9) Aniceto Bertiz III ACTS OFW, 17th Congress 54,265,000.00 Global Asia Alliance Consultant Inc. He was involved in a heated discussion  with Eman Villanueva, a leader of OFWs in Hong Kong, after the latter brought up Bertiz’ recruitment agency.  He also authored HB 01302, an act establishing a special social security for migrant workers, which amends section 37-a of republic act no. 8042, on the compulsory insurance coverage by private insurers for agency hired workers.
10) Mariano Michael Velarde Jr. BUHAY 52,387,126.78 Son of Bro. Mike Velarde, the owner of Amvel Land Development Corporation. The other nominees of their party-list include William Irwin Tieng, whose family controls Solar Sports. A resolution directing the committee on revision of laws to index the fines under the revised penal code to adjust to present level of inflationary rates

Controversies

The Priority Development Assistance Fund scam, also called the PDAF scam or the pork barrel scam exposed large sums allegedly misused by several members of the Congress and Senate.

Based on the 2013 annual audit report of the National Commission on Muslim Filipinos released and posted on the Commission on Audit website, the following partylist representatives released part of the PDAF and Disbursement Acceleration Program allocations to alleged bogus foundations and suppliers:

Partylist RepresentativePartylistAmount
Daryl Grace AbayonAangat TayoP 44.8 million
Salvador Cabaluna IIII-CareP 37.5 million
Michael Angelo RiveraI-CareP 27.5 million
Mariano PiamonteA-TeacherP 20 million
Maximo RodriguezAbante Mindanao Inc.P 15.5 million
Raymond Democrito MendozaTUCPP 14 million
Abigail FerriolKalingaP 11.35 million
Angelo PalmonesAghamP 10 million
Ranulfo CanonigoKakusaP 10 million
Manuel AgyaoKalingaP 5.5 million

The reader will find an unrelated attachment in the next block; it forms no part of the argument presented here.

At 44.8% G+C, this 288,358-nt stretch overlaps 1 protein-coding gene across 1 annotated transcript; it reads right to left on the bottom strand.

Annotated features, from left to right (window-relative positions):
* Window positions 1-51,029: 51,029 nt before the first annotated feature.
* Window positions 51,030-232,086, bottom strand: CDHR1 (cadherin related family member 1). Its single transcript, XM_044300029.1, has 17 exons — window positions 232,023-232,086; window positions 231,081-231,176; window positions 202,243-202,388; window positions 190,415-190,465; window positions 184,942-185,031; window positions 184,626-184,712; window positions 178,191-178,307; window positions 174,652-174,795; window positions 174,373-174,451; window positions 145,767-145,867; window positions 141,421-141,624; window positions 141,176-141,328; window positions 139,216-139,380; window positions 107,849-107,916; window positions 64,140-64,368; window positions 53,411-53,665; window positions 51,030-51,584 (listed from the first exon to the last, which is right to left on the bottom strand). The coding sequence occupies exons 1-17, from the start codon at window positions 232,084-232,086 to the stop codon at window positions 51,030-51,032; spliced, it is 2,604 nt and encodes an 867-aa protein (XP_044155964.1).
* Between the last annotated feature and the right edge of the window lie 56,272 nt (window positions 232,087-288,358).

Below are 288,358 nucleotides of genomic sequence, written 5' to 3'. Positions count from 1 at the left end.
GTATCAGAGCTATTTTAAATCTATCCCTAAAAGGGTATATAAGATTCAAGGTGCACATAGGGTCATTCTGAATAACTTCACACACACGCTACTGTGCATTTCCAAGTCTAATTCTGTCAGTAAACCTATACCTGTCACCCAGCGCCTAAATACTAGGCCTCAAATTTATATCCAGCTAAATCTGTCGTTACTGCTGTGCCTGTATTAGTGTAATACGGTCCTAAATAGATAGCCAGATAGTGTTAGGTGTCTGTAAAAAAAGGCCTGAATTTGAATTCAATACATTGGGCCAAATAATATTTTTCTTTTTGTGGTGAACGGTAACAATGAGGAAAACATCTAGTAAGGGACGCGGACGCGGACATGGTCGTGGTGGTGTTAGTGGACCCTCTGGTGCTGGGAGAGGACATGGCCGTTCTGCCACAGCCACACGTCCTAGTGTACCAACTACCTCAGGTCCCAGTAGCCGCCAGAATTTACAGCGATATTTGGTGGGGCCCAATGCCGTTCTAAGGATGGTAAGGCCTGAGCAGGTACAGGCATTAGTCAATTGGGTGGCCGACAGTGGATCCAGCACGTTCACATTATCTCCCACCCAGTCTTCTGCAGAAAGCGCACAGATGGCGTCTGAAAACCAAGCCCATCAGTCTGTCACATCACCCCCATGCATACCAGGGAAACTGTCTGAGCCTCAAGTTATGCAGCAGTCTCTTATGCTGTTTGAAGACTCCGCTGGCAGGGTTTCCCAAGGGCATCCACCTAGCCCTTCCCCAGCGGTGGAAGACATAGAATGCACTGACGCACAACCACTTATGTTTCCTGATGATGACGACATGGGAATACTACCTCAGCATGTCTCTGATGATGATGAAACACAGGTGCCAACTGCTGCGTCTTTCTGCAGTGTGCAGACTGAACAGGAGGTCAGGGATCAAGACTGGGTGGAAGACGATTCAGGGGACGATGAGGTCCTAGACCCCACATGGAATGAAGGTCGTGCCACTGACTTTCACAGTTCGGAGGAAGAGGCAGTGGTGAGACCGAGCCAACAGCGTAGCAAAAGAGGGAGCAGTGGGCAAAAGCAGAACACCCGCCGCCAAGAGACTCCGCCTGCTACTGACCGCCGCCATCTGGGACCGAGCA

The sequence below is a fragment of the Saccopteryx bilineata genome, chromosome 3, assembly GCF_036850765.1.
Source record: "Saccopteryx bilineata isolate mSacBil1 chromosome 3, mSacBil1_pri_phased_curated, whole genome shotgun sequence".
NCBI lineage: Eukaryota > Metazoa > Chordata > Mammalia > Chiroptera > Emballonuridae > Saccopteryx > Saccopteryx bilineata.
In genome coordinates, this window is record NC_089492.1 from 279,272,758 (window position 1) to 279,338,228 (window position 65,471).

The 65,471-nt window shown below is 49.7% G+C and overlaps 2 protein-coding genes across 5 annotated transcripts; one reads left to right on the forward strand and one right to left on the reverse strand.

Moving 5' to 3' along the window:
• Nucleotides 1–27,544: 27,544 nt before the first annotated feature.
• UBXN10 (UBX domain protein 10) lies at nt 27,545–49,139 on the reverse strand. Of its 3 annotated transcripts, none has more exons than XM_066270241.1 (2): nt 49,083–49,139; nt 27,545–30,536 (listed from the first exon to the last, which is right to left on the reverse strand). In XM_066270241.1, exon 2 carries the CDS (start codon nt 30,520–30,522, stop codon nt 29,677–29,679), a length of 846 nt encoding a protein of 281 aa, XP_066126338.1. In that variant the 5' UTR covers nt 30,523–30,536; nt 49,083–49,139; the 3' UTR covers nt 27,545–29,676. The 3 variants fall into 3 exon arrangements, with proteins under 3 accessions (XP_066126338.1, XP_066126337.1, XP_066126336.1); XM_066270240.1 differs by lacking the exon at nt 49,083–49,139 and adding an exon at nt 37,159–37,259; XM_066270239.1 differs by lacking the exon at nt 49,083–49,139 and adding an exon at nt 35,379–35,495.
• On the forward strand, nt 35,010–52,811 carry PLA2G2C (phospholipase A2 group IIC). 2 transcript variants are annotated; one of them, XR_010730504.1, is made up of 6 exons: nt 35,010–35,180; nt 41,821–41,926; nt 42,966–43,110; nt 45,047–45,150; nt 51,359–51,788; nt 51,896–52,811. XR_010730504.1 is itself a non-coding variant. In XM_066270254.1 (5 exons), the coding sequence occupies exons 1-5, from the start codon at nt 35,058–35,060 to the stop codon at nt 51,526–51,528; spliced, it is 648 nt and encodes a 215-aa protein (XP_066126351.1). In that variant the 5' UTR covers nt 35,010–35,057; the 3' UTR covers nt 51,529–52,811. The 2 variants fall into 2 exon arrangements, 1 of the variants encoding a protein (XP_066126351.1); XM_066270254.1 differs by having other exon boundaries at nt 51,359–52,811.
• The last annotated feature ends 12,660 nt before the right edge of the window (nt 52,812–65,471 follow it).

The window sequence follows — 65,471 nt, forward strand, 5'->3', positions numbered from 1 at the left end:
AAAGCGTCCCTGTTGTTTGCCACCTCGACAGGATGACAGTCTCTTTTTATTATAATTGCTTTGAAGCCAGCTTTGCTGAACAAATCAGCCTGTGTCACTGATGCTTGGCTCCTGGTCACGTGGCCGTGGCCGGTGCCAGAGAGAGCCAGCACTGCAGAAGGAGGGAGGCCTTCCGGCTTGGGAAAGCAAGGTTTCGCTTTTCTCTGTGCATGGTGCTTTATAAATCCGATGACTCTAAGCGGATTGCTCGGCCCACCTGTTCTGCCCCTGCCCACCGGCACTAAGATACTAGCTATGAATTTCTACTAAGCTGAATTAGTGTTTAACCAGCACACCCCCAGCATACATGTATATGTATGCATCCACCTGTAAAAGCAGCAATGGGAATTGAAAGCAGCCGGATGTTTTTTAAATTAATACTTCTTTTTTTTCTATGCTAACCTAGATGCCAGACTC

Sharon GarinAAMBIS OwaP 5 million
Mark Aeron SambarPL-PBAP 5 million
Neil Benedict MontejoAn-WarayP 5 millon
Homer Mercado1-UtakP 4.5 million
Isidro LicoAting KoopP 3 million
Ponciano PayuyoApecP 2 million

Indeed, there is evidence to prove that the party-list system has been hijacked by the rich and powerful. The Party-list System Act of 1995 which is supposed to make the House of Representatives truly representative has made it cruelly repressive. #

Party-list groups: Family Enterprise

(Part two of three)

By Enrico Berdos, Michelle Co, Ara Eugenio, Aimee Lontok, Edelino Mercene, Jr. and Angela Ng

[Read the first part here: Party-list (Mis)Representatives]

Political dynasties have secured their place in the House of Representatives in the last three administrations, occupying close to 55 percent of congressional seats.

Data from online news website Rappler and election watchdog Kontra-Daya show that 31 percent (18 out of 58) of party-list seats were occupied by members of political dynasties in 2015. A study by the Asian Institute of Management Policy Center concluded that political dynasties occupied 25 percent of party-list seats (14 out of 56) in the 16th Congress. Meanwhile, out of 65 party-list seats in the 17th Congress, 22 were occupied by political dynasties, accounting for 33 percent.

According to the Philippine Institute for Development Studies, “a family that has successfully retained political power through maintaining control over at least one elective position over successive generations” can be placed in such a category. A political dynasty is established when a family member occupy different political positions simultaneously, or when a government official and his relative/s occupy an electoral position over the years.

In 2013, the Supreme Court ruled that national and regional parties “do not need to organize along sectoral lines and do not need to represent any marginalized and underrepresented sector.”This made it easier for members of political dynasties to run as partylist representatives.

Big fish

Having several relatives in power allows political dynasties to exert control and distribute development in their political turfs.

Some party-list representatives belong to political clans whose relatives occupy several government positions in a province. For instance, Sharon Garin has served as representative of Ang Asosasyon Sang Mangunguma Nga Bisaya-Owa Mangunguma (AAMBIS-OWA) since the 15th Congress. Among her relatives in politics are her brother Rep. Richard Garin (1st District, Iloilo), sister Christine Garin (Iloilo vice-governor), mother Nimfa Garin (San Joaquin, Iloilo mayor), father Oscar Garin (Guimbal, Iloilo mayor), sister-in-law Janette Garin (former Health Secretary and former Rep. of the 1st District of Iloilo).

Similarly, Shernee Abubakar Tan, incumbent party-list representative of Kusug-Tausug, is a member of the Tan family of Sulu. She is the youngest daughter of former Sulu governor Abdusakur M. Tan and sister of incumbent Sulu governor Abdusakur Tan II and Maimbung Mayor Samier Tan. Her mother, Hadja Nurunisah Abubakar-Tan, is vice governor of Sulu.